November 4, 2013|Jim Destefani
- (Glass International) Approximately 5,000 workers at French tableware group Arc International have been placed on reduced hours as the company focuses on paying down a bank loan. Arc needs to pay back an €80 million debt to its bank and has launched an urgent action plan to reduce costs.
- Libbey Glass has warned that its third quarter revenue is likely to be weaker than expected. The Toledo, Ohio, based glassware manufacturer expects to post revenue of about $204 million for the quarter ended September 30th, about $5 million less than in last year’s third quarter.
- (Business Standard) Fair trade watchdog the Competition Commission of India has rejected allegations that Saint Gobain Glass India abused its dominant market position. The ruling comes after a complaint filed by HNG Float Glass Ltd. alleged that Saint Gobain used anti-competitive practices and abused its dominant position in India’s clear float glass market.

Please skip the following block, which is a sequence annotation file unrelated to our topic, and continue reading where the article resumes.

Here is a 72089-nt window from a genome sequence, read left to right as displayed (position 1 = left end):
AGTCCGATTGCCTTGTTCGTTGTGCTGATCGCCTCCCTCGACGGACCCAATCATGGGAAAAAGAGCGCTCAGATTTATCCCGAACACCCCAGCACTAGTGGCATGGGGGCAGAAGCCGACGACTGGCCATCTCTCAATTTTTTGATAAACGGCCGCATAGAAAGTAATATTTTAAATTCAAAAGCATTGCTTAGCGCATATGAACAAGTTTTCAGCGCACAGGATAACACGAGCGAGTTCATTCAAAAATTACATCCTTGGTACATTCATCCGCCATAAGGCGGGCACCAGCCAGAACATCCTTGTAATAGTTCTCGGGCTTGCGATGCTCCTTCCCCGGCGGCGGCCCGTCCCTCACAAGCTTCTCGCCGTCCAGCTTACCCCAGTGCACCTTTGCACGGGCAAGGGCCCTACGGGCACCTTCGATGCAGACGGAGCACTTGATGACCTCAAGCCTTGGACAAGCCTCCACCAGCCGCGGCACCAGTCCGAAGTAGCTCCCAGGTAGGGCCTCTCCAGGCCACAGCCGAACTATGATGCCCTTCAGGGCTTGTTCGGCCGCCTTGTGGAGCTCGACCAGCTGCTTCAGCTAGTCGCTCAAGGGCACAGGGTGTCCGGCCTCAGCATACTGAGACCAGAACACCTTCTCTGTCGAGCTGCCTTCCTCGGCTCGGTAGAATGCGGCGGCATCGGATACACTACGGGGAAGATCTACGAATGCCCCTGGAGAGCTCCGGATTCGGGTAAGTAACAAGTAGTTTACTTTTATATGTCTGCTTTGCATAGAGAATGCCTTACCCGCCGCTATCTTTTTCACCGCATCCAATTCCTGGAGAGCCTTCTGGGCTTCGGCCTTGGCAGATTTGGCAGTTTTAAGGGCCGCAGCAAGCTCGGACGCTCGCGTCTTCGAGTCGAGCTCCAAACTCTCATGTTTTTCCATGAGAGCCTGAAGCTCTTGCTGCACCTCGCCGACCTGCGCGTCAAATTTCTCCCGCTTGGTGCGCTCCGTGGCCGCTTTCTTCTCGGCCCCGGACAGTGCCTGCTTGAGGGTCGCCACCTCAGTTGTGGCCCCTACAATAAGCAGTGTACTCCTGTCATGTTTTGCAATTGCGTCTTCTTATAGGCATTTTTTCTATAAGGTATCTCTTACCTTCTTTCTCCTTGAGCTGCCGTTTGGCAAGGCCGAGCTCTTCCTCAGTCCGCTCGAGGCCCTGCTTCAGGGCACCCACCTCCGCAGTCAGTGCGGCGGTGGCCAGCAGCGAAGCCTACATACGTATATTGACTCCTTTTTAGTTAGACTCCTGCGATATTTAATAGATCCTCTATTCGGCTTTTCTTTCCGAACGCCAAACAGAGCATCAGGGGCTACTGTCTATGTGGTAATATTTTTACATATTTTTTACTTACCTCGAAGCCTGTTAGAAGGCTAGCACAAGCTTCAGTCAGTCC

- Pilkington North America Inc. has agreed to pay a settlement of $207,723 for alleged violations of hazardous waste laws at its float glass plant in Lathrop, Calif., according to California’s Department of Toxic Substances Control.
- Affected by slowing growth rates in such downstream sectors as iron and steel, building materials, and glass and by reduced demand for infrastructure construction, China’s refractory materials production in 2012 fell 4.43% over the previous year, according to a new report from Research and Markets. Production decreased to 28.1891 million tons, with magnesia bricks, magnesium carbon and alumina magnesia carbon, and siliceous brick dropping 15.94%, 8.45%, and 8.37% from 2011, respectively.
- SGL Group (The Carbon Company) announced that it will close its Canadian graphite electrode facility in Lachute, Quebec. The closure is a result of the company’s global realignment strategy and cost savings program, which aims to sustainably enhance SGL’s competitive position and improve profitability. Operations in Lachute will begin to wind down at the end of 2013, with closure expected in the first quarter of 2014.
- Alcoa has temporarily halted production on one of two pot lines at its Ma’aden, Saudi Arabia joint venture plant. The plant is in startup phase, and the temporary shutdown was caused by a period of pot instability, the company says. The line is expected to be restored and back online in the first half of 2014.